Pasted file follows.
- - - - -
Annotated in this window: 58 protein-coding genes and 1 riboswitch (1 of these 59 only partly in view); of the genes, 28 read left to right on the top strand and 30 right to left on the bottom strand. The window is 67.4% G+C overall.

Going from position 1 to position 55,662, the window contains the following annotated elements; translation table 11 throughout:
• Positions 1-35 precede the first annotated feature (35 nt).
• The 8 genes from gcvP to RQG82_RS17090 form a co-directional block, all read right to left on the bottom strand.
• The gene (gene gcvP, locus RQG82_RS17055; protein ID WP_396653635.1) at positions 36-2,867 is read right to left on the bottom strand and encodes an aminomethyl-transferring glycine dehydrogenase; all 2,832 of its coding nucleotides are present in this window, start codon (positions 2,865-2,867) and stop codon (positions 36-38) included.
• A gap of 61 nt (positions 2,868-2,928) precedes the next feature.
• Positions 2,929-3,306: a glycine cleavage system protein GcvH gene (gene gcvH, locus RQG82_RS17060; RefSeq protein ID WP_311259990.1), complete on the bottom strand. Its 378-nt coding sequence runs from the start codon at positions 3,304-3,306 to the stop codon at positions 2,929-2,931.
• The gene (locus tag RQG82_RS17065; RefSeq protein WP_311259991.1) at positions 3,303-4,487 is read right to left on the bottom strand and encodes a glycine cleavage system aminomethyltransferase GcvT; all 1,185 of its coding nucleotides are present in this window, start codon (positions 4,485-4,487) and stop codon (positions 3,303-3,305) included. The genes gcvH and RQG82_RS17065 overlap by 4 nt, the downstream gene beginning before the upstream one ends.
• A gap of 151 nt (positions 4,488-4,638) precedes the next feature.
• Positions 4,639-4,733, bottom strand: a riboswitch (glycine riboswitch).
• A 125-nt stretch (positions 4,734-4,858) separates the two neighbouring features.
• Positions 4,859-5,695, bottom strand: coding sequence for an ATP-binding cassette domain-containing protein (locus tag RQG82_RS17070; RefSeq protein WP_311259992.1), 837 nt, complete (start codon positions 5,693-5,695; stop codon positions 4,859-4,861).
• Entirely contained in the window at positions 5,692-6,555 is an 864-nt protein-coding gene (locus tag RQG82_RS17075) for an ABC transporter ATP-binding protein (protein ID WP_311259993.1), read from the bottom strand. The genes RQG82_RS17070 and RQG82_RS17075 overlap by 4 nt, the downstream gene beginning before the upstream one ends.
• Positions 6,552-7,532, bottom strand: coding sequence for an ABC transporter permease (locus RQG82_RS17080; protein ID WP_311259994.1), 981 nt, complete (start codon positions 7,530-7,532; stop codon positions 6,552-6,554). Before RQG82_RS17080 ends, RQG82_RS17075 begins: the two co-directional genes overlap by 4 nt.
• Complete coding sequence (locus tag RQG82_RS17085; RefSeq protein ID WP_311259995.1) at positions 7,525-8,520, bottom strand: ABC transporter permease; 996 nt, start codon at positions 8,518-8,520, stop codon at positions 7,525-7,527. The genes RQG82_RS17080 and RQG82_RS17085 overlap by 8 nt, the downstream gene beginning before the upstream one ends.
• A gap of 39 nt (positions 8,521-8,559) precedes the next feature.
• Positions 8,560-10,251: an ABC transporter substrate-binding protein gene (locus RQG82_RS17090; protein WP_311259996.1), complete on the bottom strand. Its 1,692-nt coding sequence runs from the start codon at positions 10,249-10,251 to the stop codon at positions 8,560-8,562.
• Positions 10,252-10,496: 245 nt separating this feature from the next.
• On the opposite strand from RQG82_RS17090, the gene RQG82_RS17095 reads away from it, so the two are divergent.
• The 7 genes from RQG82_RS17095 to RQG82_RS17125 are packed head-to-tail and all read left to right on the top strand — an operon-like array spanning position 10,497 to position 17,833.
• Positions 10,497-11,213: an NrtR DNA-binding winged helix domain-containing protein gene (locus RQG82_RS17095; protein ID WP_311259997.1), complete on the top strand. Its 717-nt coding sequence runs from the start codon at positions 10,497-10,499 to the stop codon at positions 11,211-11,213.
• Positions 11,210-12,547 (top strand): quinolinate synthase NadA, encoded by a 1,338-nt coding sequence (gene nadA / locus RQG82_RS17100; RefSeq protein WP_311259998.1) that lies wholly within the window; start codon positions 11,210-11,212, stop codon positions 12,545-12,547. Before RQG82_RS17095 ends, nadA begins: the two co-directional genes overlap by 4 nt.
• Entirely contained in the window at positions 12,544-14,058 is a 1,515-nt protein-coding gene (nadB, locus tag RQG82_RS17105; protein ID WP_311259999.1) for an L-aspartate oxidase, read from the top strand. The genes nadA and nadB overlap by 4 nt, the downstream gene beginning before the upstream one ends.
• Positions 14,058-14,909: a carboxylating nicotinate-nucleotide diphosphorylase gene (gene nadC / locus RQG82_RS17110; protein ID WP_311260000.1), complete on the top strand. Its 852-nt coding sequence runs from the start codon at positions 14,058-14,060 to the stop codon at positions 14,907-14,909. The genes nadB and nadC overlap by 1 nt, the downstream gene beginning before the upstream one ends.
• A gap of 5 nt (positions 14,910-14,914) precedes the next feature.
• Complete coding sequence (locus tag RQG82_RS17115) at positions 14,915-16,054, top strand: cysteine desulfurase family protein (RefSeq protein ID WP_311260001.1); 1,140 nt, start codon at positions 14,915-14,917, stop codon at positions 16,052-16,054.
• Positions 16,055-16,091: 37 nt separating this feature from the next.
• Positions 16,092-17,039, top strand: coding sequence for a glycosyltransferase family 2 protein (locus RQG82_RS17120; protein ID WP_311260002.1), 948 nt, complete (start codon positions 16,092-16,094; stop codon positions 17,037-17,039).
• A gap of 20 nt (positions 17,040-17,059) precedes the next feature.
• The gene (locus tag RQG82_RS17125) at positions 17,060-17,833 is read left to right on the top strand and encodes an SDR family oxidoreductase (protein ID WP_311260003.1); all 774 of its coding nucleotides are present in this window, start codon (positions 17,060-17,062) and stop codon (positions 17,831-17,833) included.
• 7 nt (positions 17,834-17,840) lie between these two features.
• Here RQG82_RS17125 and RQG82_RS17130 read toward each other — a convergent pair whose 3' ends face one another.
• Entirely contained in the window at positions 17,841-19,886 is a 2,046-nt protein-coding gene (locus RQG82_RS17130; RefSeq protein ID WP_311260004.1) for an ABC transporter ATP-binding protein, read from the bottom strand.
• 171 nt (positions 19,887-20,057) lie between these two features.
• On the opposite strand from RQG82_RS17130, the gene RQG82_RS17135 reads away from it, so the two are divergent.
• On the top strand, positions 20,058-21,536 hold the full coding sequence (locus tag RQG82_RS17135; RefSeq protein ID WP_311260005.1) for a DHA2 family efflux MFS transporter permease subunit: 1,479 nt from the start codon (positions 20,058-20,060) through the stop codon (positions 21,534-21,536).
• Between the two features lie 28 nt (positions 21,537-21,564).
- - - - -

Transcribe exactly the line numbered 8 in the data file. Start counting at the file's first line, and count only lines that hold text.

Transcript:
• The gene (locus tag RQG82_RS17065; RefSeq protein WP_311259991.1) at positions 3,303-4,487 is read right to left on the bottom strand and encodes a glycine cleavage system aminomethyltransferase GcvT; all 1,185 of its coding nucleotides are present in this window, start codon (positions 4,485-4,487) and stop codon (positions 3,303-3,305) included. The genes gcvH and RQG82_RS17065 overlap by 4 nt, the downstream gene beginning before the upstream one ends.